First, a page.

Of course, negative gearing needs to have limits imposed upon it, as does the capital gains tax offset. It has only been political expediency, which has maintained these inequitable economic policies for so long in Australia. Yes, there will be howls of protest coming from those benefitting directly and indirectly from these policies. The real estate sector will be up in arms and crying that the sky will fall down upon us all if these changes are made. The aspirational voter (those who see property investment as their pathway to riches) will be dead set against any changes to either negative gearing or the capital gains tax offset.
Unaffordable House Prices & Negative Gearing
“As I will explain in more detail later, three main things pushed up demand for housing after 2000: a sharp lift in immigration that increased the number of people needing a place to live; capital gains tax breaks and negative gearing, which represent a $96 billion per year subsidy for buying houses; and federal first home buyer grants, which represent a $1.5 billion direct addition to house prices each year.”
Alan Kohler, in his recent essay on why property prices in Australia are now so unaffordable for many ordinary Australians, summed the situation up pretty well. He puts the changes to the capital gains tax by John Howard back in the 1990’s as the main economic cause for the shift in the value of the average Aussie home from 6 times annual income to around 12 times. Kohler cites the fact that his parents and he himself purchased their family homes at the lower rate and that his kids are now faced with around double that rate in the 21C.
Nothing will change in this regard unless we do something about the economic polices causing it, he concludes.
Negative Gearing & Capital Gains Tax Subsidies
Think about that figure of $96 billion going missing from the Australian tax revenue on a yearly basis. That money is going into the pockets of wealthy Australians at the expense of those that can least afford it. It is time that we honestly add up all these tax breaks and subsidies that we are providing to some of us and to big corporations. Australia has historically bent over backwards in return for international investment. This has morphed into economic policies which are exceedingly pro-investment. The fact that some sections of society and big business are taking undue advantage of these economic settings has produced a widening divide between the haves and have nots. This gulf is greater than it has ever been in our history as a nation. It is time to reassess these overly generous inducements for investment and to grow up as a country. Mature nations have a greater sense of their own worth. Our politicians have to stop being small men and women when it comes to negotiating resource extraction deals with multinationals.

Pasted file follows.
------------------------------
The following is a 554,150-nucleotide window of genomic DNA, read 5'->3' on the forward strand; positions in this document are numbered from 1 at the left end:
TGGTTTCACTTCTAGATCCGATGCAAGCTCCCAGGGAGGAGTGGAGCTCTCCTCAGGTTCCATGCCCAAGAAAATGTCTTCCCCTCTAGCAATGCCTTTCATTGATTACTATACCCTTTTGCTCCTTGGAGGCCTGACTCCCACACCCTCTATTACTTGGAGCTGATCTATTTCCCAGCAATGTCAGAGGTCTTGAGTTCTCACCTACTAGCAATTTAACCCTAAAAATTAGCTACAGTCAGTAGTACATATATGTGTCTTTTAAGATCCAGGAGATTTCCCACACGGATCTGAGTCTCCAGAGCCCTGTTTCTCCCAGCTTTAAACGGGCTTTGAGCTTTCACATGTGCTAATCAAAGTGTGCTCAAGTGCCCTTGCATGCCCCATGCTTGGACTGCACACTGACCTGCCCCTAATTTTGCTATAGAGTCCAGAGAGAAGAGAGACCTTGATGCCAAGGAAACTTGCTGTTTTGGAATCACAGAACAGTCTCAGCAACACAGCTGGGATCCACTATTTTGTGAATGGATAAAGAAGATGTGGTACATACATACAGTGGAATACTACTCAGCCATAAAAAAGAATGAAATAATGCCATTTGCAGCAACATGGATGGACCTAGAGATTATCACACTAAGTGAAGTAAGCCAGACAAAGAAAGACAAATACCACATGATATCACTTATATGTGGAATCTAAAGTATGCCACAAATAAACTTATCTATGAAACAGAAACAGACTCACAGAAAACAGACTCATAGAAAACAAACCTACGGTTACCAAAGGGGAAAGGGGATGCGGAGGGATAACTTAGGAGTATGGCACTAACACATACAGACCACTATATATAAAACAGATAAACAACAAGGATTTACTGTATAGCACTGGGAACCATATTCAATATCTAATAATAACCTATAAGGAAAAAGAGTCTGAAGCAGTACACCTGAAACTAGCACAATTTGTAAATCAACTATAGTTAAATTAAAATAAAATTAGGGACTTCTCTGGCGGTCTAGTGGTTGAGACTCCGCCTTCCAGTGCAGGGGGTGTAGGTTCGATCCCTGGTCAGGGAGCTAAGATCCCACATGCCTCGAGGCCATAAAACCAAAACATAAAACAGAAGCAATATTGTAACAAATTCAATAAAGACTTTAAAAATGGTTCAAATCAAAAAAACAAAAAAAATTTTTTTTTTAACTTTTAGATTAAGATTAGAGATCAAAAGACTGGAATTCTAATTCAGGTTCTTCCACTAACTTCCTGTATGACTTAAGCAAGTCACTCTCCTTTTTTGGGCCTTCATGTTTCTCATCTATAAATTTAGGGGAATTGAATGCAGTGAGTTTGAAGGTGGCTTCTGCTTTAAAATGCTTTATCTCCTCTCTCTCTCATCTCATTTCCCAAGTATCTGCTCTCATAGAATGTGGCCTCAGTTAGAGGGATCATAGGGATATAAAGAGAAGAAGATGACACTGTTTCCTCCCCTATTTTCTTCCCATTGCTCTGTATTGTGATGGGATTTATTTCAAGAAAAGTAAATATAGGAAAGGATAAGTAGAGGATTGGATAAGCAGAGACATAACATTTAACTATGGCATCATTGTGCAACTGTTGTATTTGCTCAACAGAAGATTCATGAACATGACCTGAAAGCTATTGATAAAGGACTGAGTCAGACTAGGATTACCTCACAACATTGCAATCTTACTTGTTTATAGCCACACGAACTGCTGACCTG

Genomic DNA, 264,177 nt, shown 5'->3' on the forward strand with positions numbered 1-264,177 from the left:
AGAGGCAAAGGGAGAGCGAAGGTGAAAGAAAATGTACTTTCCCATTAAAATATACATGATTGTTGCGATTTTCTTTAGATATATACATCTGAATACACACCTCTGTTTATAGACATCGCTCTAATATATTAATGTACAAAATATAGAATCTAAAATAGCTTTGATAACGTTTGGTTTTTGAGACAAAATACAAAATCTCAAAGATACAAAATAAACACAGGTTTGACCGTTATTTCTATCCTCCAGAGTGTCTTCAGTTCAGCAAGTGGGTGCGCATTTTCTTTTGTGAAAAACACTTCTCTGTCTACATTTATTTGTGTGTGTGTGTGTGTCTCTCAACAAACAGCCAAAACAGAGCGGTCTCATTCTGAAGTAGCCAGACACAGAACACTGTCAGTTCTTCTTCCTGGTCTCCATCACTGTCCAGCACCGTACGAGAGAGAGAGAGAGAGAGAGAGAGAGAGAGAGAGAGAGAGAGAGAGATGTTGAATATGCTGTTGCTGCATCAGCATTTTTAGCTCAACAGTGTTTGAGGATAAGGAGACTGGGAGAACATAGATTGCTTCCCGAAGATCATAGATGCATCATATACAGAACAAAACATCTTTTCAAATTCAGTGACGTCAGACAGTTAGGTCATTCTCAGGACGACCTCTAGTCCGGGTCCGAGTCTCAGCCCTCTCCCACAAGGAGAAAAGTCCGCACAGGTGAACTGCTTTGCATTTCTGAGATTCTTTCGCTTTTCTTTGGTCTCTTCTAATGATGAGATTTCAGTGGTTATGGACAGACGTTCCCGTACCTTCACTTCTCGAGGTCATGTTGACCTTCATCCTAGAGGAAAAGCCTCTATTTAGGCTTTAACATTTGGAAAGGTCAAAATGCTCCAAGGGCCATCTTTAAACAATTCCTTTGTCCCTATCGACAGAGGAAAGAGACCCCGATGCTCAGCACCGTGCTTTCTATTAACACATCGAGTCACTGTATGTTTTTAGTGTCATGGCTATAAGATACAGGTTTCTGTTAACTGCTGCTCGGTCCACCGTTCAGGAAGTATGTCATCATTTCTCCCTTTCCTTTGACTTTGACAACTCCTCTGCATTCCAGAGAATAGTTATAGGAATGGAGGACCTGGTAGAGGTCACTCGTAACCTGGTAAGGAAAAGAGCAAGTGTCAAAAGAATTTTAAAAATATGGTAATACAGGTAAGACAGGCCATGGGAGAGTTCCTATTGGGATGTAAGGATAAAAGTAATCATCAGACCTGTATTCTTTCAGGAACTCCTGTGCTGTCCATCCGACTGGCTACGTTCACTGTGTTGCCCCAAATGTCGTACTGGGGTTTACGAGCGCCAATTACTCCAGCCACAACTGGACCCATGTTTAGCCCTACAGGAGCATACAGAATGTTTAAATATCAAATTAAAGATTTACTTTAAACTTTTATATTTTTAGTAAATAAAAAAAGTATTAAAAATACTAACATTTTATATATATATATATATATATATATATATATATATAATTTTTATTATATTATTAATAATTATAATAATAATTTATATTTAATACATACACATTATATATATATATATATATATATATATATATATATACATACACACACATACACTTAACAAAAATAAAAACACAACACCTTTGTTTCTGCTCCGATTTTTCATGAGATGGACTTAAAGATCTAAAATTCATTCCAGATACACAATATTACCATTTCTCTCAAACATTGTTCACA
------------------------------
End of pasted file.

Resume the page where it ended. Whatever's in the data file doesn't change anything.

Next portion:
Our Politicians Are Landlords
Money makes many folk feel more secure and amassing lots of it can provide a modicum of greater self-worth, according to some. Perhaps, this is one of the reasons why some people are motivated to keep on making more and more money. There are Australians who own hundreds of residential properties and use negative gearing as a key factor in this extreme wealth creation. Most of our politicians own multiple dwellings and earn incomes from rent as landlords. It is said that Peter Dutton is worth some $300 million from property investment and a string of child care centres. The Leader of the Opposition is dead set against any changes to negative gearing or capital gains tax. He is the champion of the aspirational vote in this country.